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Browns Browns Archive Hope, Common Sense, and Tony Grossi
Written by Jeff Rich

Jeff Rich

HOFReal life, without fail, forces us all to do something that we don’t want to at some point in the day, almost on a daily basis.  Those inconvenient obligations could be work, could be family, and could be fairly basic life functions, depending on how lazy one might be.  One thing that most, if not all, of us are rarely forced to do is turn on the TV and view something that we don’t enjoy.  Yet, I’ve tuned in for NFL playoff games, Baltimore Ravens playoff games every weekend since we turned our calendars to 2013, hoping for the best; I expected and received the worst.

Like cockroaches, they just won’t die.  It isn’t the football team itself that bothers me, they’re not the Steelers.  It’s the story lines, which I’ve managed to avoid as much as possible.  Supposedly, the man coaching Baltimore is kin to the man coaching San Francisco, so that’s a thing, but a thing we could probably tolerate on its own.  From the aging linebacker, who has simply become a parody of himself with his own melodramatics to the stories of two bodies he hurried away from in Atlanta a lifetime ago that everyone just wants to forget, I’m not enjoying what I saw on the telly.  At the end of the day, all of that stuff matters, but not as much as those Art patches and the building in Canton, where no statue of the name on that patch exists.

LewisI don’t want to think about this.  Like the aforementioned aging linebacker, in reference to those who perished in the early morning hours of January 31, 2001, I just want to put it all behind me.  I’d prefer it, if Baltimore was just another team on the schedule, rather than a rival of any sort.  Like anything that Browns fans want to be a rivalry, the Browns relationship with the Ravens is one-sided on two fronts.  Baltimore wins every single time their team takes the field, having stolen the franchise from Cleveland, and that’s a fact that will be changed by positively nothing ever.  They also own the scoreboard at the end of the day, more often than not, which is just an act of kicking us while we’re already down…for the better part of fourteen years.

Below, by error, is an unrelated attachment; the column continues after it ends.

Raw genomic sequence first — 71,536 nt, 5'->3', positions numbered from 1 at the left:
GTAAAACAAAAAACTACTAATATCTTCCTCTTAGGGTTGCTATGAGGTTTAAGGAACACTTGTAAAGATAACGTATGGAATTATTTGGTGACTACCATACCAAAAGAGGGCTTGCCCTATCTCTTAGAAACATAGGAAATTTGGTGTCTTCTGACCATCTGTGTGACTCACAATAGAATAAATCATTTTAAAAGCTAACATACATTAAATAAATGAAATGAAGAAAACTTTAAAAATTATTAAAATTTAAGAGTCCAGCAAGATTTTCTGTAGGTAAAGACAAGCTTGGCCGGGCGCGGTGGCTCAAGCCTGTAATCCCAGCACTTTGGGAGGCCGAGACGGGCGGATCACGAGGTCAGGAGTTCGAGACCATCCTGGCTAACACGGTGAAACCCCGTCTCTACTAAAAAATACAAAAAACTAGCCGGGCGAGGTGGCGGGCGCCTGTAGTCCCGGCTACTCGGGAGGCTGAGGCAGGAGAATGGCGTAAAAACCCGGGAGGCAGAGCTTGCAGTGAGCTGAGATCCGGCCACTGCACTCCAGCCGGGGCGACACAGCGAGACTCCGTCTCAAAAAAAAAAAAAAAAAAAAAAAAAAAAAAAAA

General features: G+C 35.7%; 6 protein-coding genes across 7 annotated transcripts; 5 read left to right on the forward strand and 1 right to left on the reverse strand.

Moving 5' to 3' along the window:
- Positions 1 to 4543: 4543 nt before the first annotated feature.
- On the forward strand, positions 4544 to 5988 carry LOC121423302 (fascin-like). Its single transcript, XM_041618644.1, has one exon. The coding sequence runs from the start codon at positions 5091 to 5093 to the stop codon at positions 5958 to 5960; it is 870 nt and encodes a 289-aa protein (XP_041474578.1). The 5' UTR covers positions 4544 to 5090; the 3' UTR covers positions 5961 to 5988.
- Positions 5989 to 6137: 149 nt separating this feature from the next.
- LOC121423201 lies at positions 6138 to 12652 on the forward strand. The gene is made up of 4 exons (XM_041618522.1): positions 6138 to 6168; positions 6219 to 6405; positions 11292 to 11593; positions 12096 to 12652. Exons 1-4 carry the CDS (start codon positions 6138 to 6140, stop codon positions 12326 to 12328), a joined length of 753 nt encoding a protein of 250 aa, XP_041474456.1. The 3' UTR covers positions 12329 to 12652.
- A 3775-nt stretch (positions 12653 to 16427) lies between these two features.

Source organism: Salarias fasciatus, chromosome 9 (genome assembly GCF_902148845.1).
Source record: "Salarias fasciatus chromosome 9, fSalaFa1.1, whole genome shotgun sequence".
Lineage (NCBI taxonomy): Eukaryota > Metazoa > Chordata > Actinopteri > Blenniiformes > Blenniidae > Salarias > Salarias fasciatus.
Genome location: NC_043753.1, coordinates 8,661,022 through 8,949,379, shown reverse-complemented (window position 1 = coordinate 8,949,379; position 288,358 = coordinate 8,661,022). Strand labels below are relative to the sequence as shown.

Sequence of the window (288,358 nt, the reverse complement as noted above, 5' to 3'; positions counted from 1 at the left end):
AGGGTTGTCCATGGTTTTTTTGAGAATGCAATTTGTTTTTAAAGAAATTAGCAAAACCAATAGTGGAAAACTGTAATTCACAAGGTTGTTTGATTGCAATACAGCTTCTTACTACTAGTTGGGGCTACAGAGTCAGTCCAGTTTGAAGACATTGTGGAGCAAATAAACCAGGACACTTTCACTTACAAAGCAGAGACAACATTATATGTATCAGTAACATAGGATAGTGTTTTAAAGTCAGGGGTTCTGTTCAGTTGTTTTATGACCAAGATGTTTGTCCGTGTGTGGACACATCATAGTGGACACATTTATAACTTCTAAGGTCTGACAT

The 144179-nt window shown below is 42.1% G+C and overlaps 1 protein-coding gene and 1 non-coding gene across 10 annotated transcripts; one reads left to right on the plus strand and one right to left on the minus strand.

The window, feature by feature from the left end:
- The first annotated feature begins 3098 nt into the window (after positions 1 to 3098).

A common misnomer is that “hate” is the opposite of “love”, but it isn’t.  A gas tank full of cane sugar isn’t the opposite of a gas tank full of unleaded, but an empty tank is the opposite of both.  That’s where I hope to get with the Ravens, and specifically one Arthur Bertram Modell, someday.  Remember when Cameron was flipping out over whether or not to help Ferris Bueller with his plan to rescue his girlfriend from the rigors of high school?  That’s where I was at, contemplating whether or not to break my hard line of apathy with the late Art Modell.  Allowing myself to think about it was allowing myself to care, and before I know it, Bueller is pulling my father’s prized possession out of the garage that my father did not lock.